• When your partner tries to control your money.  For example, your partner may demand that he/she have access to all of your money from your job, or demand that you stop working so that you become more dependent.  Your partner may try to use you to make money for him/her, by selling drugs for him/her or by prostituting. 
  • When your partner tries to control you by threats of harming you, harming himself/herself, harming your children, or harming pets.  For example, your partner may threaten to hurt or kill you, may threaten to commit suicide, may threaten to kidnap children, or kill or mutilate pets.
  • When your partner physically attacks you or objects around you.  For example, your partner may kick, push, hit or slap you, burn you, pull your hair, stab you, strangle you, or shoot at you.  Your partner may punch holes in the walls, damage your house or car, destroy your clothes, photographs, and other personal things.  
We list all these things not to scare you, but to let you know that these are the kinds of actions that we consider to be domestic violence.  We are here to help you deal with the situation you are in, and to support your choices.  We want to help you reduce the risk of future violence, and help you with resources and options to keep the violence from getting worse.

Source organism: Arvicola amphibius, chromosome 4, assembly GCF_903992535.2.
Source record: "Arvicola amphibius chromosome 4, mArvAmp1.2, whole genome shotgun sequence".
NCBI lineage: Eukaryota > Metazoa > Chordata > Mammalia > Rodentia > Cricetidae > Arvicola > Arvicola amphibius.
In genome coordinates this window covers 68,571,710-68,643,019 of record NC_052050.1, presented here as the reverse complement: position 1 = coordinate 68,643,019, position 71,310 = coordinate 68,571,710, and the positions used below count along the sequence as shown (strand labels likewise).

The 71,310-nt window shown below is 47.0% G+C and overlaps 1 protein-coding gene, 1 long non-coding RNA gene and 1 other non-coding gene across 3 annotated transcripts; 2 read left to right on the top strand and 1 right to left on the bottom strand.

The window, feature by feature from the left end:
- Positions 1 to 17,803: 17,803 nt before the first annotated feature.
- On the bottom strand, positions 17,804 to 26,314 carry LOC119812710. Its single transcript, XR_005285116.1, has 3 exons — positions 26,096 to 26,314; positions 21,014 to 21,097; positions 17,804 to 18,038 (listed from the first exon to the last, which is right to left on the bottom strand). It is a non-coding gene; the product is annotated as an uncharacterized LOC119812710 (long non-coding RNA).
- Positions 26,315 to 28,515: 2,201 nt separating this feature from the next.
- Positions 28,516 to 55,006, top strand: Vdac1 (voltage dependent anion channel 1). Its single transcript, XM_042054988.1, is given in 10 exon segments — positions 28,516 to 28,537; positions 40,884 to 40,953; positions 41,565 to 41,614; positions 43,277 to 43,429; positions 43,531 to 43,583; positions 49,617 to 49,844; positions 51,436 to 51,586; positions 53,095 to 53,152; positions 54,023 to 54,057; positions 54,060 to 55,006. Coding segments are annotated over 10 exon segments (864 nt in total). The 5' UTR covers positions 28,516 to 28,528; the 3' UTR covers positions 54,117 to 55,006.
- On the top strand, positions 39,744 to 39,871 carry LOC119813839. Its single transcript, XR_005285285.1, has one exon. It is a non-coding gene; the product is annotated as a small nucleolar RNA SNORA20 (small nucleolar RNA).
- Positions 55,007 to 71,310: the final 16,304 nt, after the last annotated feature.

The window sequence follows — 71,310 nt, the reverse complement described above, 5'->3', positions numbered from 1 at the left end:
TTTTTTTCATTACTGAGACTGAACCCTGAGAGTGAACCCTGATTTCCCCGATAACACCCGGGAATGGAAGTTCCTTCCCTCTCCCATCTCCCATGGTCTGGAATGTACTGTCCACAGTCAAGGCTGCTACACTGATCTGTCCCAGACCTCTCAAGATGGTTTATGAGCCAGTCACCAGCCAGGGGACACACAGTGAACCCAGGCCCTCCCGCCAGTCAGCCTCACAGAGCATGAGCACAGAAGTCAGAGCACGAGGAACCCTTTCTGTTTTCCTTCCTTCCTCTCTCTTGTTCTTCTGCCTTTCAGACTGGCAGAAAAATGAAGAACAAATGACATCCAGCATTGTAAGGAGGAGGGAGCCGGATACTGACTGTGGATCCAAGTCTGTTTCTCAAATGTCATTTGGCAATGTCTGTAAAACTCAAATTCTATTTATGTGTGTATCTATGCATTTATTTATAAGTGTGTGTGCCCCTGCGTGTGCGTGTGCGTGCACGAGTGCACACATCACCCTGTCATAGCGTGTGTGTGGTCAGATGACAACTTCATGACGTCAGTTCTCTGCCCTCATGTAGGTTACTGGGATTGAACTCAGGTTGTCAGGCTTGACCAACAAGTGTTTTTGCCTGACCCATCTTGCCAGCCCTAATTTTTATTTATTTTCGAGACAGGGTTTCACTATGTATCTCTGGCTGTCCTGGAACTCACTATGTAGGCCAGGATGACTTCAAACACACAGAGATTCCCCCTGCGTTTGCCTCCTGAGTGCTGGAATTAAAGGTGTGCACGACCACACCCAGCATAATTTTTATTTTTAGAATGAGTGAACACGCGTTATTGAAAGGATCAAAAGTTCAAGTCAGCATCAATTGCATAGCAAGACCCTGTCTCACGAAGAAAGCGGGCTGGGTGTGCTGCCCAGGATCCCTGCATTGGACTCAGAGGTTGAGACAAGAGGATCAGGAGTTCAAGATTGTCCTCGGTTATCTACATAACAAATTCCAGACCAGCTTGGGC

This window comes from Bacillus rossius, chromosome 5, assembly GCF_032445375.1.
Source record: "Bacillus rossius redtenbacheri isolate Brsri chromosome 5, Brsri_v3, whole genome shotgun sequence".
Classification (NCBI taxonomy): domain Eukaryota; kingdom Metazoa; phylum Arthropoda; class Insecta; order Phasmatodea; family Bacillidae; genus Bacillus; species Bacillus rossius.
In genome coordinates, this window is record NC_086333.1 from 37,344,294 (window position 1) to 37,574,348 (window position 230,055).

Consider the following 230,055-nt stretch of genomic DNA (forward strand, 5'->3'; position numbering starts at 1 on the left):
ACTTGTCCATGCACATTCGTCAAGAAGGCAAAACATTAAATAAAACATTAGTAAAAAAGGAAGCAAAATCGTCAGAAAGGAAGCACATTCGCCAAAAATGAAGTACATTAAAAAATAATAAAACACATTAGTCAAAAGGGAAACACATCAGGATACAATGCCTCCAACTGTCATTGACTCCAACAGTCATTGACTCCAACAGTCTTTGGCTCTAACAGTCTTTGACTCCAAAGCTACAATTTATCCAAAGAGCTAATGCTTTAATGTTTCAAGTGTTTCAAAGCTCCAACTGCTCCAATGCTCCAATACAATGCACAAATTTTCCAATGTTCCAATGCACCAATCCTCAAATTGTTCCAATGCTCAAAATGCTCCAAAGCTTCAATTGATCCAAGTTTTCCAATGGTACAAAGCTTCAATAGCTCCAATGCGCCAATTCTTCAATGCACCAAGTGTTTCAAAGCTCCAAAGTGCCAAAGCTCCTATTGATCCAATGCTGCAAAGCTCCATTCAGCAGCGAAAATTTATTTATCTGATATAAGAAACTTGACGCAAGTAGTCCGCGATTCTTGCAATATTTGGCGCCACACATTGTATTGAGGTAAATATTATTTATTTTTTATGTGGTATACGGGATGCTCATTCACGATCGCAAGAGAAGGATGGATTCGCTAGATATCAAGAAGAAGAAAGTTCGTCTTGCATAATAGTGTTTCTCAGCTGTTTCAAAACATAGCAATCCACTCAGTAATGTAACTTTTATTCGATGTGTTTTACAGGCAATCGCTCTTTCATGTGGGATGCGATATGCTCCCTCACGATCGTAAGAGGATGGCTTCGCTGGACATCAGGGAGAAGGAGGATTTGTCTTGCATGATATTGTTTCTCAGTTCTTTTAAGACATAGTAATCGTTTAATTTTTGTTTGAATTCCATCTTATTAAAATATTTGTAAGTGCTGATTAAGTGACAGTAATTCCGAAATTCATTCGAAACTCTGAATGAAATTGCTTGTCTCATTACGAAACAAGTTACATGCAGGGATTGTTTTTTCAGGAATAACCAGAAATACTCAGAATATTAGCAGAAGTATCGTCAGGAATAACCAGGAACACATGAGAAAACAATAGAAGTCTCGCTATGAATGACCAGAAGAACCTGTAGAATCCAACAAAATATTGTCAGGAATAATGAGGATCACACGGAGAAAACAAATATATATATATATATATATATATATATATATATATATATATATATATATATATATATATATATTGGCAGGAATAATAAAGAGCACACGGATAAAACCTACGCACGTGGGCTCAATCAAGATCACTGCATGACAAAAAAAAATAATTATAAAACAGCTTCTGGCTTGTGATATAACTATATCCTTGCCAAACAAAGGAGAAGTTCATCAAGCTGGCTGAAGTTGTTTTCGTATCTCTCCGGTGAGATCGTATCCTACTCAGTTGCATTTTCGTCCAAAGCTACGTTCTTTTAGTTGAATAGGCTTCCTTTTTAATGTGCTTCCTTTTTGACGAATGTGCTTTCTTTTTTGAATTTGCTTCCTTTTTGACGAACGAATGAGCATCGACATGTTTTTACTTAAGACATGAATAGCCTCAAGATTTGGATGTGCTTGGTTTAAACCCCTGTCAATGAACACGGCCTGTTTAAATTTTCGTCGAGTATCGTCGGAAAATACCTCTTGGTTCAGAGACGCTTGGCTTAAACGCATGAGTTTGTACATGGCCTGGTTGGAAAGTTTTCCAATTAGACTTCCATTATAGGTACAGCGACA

You deserve a good life, and a partner who respects and treasures you.  

Who are victims of domestic violence?

Did I do something to make this happen to me?

While 85–90 % of domestic violence victims are women, both women and men may be victims of abuse, regardless of sexual orientation, in all age, racial, ethnic, socio-economic, and religious groups. Victims can be wealthy, educated, and prominent, or may have very limited resources. Victims of domestic violence live in rural towns, urban cities, may be homeless or live in gated communities.

In the areas of north Florida served by Refuge House, 2,118 acts of domestic violence were reported to the police in 2011 - that’s one incident every four hours. Experts agree that these figures are probably much larger since many victims are afraid or ashamed and incidents go unreported.

You did not cause or deserve to be treated abusively. Your partner may have accused you of “making” him/her be violent or abusive because of something you did. This is a common tactic used by abusers to excuse what they did and try to make it your fault.